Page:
"The findings from the older study showed that a week of meditation and yoga practice led to an increase in expression of genes that support rejuvenation of the body , a reduction in expression of genes associated with the stress response, and a large increase in telomerase levels (an enzyme that helps maintain structural identity of genes)," says Chopra.

In the SBTI study , researchers will be analyzing the impact of ayurvedic treatments on participants' genes, certain hormones associated with metabolism and mood change, bacteria present in the gut and on the skin, inflammation markers, weight, stress makers etc. "The body's healing system is still little understood because of the complex inputs -thoughts, emotions, diet, stress, exercise, immune response - that affect healing. The picture is further clouded when isolated findings overlap or contradict one another. In the context of ayurveda, therapies and practices aren't done in isolation. Instead of focusing on local symptoms, the diagnosis is systemic. Only now is Western medicine beginning to understand that a blanket condition like `stress' or `inflammation' connects many diverse disorders, including heart disease, cancer, and diabetes," says Chopra.

Ayurveda is widely practiced and followed in India. There are 2,458 ayurveda hospitals running in India under the government's directorate of Ayush (Ayurveda, yoga, unani, siddha and homoeopathy). However since there have been few scientific studies on the safety and efficacy of the system in the West, it is often perceived as a pseudoscience there. Dr Rudolf Tanzi, a professor at the Harvard University and a co-researcher at the SBTI study, says that this perception is now changing.

"Any scientist of worth will admit that most of time we are wrong. Just look back at science 100 years ago and ask how much is still correct today. Why would this not continue to be the case 100 years from now? Thus, it makes sense to look back to ancient remedies and wisdom, for example, as prescribed in ayurvedic medicine. So far, the results ranging from the effects of meditation on beneficial gene activity to ashwagandha on Alzheimer's pathology are certainly looking sufficiently promising to continue," says Tanzi who specializes in researching gene mutations linked to Alzheimer's Disease.

The study also has the potential to throw light on which brain-function related genes and chemicals are turned "on" or turned "off " by an ayurvedic diet and lifestyle." "That type of information can help us not only better establish how ayurveda works at a cellular level but also how best to integrate it into a modern healthy lifestyle," says Dr Murali Doraiswamy , professor at Duke Institute for Brain Sciences and coresearcher on the study .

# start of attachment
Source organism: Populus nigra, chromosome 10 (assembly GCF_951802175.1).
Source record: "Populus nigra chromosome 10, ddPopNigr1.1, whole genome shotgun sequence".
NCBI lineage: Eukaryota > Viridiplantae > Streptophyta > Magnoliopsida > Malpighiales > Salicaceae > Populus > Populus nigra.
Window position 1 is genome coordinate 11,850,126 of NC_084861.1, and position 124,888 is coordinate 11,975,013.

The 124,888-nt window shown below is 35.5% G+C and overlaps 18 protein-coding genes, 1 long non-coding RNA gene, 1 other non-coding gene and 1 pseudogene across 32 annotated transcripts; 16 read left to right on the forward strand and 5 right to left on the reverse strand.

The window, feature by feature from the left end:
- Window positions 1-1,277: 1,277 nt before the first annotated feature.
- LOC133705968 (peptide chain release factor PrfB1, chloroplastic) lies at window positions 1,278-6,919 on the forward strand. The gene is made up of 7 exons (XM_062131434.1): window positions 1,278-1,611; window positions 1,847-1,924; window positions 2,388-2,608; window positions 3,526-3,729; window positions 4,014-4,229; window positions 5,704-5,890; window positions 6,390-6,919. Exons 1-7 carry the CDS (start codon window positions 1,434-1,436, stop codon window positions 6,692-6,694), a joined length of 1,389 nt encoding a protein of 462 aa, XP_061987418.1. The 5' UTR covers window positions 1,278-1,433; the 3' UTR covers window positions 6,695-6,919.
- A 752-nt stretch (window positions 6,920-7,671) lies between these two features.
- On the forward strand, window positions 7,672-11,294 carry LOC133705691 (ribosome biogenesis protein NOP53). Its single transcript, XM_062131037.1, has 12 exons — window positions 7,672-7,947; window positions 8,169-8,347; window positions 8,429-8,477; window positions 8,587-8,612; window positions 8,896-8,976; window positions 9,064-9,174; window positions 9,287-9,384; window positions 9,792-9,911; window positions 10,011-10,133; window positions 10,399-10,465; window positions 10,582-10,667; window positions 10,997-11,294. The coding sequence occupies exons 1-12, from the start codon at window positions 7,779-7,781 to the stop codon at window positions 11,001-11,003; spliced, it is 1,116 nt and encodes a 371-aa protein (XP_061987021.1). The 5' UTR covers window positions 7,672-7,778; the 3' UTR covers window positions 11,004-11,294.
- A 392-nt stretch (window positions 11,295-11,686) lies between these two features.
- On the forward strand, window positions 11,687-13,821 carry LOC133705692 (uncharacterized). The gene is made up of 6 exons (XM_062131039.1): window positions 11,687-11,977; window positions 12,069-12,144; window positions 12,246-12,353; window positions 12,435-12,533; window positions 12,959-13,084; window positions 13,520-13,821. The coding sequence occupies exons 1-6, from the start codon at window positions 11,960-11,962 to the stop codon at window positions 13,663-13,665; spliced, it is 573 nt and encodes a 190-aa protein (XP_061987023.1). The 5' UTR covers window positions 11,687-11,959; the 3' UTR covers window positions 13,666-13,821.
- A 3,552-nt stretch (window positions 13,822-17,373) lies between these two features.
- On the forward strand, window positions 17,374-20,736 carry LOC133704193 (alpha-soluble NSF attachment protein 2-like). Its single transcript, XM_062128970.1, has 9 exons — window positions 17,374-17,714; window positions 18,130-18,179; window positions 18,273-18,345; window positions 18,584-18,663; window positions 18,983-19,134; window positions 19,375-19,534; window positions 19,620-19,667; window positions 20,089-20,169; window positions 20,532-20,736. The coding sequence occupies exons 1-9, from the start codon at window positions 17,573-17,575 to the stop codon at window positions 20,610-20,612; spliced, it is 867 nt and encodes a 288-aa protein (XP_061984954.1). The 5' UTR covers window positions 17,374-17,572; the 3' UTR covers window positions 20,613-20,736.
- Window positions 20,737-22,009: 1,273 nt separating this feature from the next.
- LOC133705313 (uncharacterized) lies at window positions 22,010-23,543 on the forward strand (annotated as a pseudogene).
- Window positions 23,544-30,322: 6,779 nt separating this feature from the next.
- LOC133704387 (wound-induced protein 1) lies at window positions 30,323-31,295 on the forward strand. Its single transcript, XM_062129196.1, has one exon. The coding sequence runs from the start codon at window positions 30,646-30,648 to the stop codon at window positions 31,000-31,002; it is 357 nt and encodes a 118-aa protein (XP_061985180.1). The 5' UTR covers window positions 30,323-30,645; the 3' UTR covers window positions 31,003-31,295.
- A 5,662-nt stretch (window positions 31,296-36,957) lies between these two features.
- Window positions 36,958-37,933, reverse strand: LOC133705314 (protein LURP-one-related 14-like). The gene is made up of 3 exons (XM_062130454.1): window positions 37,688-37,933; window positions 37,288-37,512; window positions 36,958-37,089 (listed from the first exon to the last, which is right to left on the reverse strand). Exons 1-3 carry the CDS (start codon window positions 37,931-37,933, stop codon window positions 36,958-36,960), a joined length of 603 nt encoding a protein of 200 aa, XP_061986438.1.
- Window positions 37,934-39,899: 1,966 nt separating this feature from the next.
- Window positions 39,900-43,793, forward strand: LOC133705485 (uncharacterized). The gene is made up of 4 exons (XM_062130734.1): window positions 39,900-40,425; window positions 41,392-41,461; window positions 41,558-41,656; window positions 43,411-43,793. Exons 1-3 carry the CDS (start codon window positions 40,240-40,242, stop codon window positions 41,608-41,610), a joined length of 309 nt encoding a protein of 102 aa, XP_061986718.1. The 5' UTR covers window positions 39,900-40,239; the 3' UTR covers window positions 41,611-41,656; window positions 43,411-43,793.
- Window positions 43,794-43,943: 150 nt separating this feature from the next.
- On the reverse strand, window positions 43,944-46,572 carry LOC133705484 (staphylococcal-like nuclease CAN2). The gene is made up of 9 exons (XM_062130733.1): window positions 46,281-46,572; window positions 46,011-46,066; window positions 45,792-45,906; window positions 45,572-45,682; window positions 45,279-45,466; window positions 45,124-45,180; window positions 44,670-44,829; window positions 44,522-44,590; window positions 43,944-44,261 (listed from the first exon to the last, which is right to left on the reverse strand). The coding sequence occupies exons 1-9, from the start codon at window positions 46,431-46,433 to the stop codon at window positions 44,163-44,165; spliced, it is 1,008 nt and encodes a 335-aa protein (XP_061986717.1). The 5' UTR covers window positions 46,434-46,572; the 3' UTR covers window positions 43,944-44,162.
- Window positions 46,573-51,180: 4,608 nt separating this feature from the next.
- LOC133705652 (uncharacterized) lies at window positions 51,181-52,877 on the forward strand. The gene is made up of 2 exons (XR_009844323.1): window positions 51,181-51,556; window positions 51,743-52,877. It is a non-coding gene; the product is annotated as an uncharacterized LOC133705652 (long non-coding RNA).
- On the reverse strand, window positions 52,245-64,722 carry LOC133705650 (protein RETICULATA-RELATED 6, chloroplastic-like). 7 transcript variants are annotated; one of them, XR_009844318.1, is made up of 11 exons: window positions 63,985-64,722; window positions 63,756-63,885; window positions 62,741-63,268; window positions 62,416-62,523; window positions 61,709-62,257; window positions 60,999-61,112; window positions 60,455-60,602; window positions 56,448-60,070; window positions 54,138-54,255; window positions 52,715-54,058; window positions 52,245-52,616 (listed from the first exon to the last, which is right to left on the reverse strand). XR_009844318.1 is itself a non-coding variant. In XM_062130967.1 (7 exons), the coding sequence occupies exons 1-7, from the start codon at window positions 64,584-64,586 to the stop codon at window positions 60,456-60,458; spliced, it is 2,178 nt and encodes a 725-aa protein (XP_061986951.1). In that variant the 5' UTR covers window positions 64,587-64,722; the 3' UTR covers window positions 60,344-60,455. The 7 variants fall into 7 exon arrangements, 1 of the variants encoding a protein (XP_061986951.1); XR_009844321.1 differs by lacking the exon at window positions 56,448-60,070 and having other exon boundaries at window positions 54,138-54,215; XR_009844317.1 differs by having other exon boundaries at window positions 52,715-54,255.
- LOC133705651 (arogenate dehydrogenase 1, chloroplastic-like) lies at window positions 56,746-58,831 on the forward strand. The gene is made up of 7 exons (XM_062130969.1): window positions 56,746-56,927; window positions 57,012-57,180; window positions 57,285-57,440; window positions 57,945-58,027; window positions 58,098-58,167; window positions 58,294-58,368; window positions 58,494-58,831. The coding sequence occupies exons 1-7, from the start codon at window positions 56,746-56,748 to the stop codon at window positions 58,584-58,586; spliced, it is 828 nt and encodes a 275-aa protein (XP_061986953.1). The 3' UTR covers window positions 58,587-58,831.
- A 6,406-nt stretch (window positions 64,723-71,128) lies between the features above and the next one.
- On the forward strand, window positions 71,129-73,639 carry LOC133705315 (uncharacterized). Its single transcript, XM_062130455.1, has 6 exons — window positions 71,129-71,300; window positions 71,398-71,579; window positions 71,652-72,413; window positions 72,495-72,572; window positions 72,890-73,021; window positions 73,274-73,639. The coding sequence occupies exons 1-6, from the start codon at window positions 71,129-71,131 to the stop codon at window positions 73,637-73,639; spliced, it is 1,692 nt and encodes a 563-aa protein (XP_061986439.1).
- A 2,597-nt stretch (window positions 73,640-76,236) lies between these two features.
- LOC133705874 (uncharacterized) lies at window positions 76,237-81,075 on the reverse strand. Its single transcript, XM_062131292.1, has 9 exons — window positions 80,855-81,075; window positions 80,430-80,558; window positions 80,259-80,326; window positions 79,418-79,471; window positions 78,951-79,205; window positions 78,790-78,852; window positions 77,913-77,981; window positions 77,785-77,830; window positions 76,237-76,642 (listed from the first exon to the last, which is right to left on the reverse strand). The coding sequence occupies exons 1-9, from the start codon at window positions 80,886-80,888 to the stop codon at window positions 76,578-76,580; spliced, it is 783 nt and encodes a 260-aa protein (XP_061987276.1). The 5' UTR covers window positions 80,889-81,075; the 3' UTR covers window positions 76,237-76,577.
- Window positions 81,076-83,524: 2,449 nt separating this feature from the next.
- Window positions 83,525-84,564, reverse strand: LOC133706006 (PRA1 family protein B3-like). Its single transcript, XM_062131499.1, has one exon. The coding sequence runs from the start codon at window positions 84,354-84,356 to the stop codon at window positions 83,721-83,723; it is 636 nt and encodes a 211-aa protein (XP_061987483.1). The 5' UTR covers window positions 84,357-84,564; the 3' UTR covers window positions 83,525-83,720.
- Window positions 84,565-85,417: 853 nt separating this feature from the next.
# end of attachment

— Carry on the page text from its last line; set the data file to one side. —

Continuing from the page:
Sunday, December 14, 2014

New Delhi, India
Sunday, 30 November, 2014

New Delhi: Eighteen new ayurveda colleges have received the Centre's nod this year, against permission for only one such institution in the last three years as government seeks to promote traditional forms of treatment and integrate them into the existing health care system.

Seven of these new colleges will come up in Uttar Pradesh followed by three in Maharashtra, two in Rajasthan besides six others in as many states, Ayush Ministry sources said.

The ministry is in charge of ayurveda, yoga and naturopathy, unani, siddha and homeopathy.

The approval has come this year and has been given against proposals for setting up 39 new ayurveda institutions.

Permission was granted to only one college last year against proposals for 30 new colleges the previous government had received. No permission was given in 2011 and 2012.

There are currently 281 ayurveda colleges in the country offering 15,057 graduate and 3,081 post-graduate seats.

Pitching for integration of ayurveda, yoga and other traditional forms of treatment in the existing health care system, a committee set up by the BJP government to promote "holistic health" had recommended reforms in medical education, research and legal framework.

Noting that Ayush infrastructure is far from satisfactory besides the industry being poorly regulated, the government had notified National Ayush Mission (NAM) in September this year, laying down a detailed road map to shore it up.